The Pern Wiki has a remarkably in-depth page describing the dragons, their color patterns, their psychology, and so much more, and after yesterday’s post about Conan the Barbarian got away from me so unexpectedly, I think I’ll try to keep today’s post a bit shorter, shall I?

Next up is a painting called The Impression by American professional visual artist Aaron Sims, and it’s beyond gorgeous, although it’s the caption by a commentor setting the scene from Dragonflight that actually made me tear up a little bit:

The Impression by Aaron Sims

[At] the impression of Lessa and Ramoth, the mother [dragon of baby Ramoth here, and the last Queen on Pern] is so old that she teleports Between immediately after this scene, never to return.  The scene is a rather bitter-sweet one, the dragons going from celebrating new life to mourning the loss of one of their own. – Leo Nielson

Heartbreaking!  But as we see in Dragonflight, baby Ramoth and her rider Lessa have an amazing future ahead of them, not to worry.

As we know from Dragonsdawn, Kitti Ping Yung originally engineered (or “programmed”) the dragons to grow only so far from their fire-lizard cousins, to a maximum of about 15 ft. tall for the largest dragons, the golden queens.  However, because of circumstances too detailed to go into here, by the time of the Ninth Pass, the dragons have grown much larger than Kitti ever intended.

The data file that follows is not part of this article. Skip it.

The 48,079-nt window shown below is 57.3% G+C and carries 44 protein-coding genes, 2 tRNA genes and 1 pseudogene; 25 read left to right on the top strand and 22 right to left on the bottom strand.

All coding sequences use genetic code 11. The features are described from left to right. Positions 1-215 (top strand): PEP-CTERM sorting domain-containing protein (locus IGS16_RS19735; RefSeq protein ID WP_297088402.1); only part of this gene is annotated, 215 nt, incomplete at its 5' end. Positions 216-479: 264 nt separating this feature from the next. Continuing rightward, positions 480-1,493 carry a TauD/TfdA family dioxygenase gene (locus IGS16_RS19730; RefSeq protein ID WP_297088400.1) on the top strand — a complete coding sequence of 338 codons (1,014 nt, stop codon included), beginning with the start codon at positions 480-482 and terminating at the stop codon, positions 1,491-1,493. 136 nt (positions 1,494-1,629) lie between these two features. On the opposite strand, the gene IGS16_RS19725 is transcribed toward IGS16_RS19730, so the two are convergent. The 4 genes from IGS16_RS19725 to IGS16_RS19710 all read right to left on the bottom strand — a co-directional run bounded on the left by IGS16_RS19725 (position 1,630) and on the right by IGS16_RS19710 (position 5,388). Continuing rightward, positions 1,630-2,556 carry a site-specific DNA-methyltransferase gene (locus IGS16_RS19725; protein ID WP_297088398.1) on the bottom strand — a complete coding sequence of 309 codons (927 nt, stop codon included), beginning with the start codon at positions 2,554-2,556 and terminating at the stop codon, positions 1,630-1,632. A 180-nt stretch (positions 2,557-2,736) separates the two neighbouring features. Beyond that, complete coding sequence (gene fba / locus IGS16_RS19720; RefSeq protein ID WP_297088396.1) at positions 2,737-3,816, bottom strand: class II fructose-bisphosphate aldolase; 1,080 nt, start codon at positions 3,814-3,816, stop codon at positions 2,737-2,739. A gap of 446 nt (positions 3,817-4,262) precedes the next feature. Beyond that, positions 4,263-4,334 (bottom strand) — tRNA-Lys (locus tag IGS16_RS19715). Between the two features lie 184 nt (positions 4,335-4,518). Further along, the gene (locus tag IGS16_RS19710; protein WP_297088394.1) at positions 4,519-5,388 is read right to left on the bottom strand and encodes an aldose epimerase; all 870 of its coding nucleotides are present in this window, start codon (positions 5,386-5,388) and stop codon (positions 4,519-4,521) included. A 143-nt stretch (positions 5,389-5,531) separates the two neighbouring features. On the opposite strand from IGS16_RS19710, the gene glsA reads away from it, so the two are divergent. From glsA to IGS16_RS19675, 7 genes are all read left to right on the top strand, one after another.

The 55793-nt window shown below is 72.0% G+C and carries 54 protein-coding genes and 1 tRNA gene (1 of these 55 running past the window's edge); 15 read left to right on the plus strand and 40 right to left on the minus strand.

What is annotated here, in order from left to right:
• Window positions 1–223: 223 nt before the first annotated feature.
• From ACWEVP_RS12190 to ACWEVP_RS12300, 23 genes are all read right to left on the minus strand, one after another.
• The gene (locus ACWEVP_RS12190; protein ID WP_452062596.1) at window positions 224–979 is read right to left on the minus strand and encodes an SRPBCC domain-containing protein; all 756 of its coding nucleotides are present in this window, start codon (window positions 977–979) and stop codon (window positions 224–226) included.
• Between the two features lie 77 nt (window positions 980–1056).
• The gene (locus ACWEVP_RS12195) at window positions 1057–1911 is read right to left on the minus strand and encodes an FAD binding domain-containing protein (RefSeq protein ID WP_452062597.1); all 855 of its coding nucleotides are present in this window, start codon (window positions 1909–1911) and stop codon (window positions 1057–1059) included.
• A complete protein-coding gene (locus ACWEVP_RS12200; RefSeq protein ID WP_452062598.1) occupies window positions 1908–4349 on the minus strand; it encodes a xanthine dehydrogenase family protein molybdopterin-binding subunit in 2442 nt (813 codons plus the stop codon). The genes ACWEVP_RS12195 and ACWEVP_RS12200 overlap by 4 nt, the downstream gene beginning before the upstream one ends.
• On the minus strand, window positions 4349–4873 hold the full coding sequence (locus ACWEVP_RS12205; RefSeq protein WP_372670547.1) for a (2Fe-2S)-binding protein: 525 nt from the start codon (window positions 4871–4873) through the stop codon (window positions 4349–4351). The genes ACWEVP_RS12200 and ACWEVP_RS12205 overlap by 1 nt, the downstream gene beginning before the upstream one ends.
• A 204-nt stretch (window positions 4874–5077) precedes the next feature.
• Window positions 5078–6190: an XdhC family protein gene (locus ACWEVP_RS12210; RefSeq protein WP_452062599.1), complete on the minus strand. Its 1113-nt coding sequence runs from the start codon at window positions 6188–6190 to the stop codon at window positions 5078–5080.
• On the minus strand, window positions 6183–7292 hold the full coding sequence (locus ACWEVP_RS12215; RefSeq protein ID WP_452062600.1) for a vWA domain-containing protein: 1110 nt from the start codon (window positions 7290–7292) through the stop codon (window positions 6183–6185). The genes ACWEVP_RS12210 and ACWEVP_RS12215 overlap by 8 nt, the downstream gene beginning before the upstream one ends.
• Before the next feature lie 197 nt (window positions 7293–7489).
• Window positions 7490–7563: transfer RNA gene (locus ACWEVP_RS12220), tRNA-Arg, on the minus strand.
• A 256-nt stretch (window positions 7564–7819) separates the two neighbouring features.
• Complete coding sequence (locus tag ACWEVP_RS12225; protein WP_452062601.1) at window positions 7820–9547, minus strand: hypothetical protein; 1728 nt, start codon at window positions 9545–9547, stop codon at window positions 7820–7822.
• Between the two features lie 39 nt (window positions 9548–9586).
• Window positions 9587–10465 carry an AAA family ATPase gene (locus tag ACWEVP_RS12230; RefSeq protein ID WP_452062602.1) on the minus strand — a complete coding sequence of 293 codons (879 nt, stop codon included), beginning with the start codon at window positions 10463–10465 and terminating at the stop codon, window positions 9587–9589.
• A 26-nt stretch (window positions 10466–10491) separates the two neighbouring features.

Canadian artist Micah Johnson created two amazing Pern Dragon Sizes charts, shown below.  The top one has Kitti’s ‘programmed’ sizes for the dragons, and the lower is a comparison chart of Ninth Pass dragons in the early series.  The smallest dragon in the lower picture is one of the first dragons Kitti created (for comparison), and Queen Ramoth is the translucent dragon in the lower picture, the largest dragon in Pern’s history.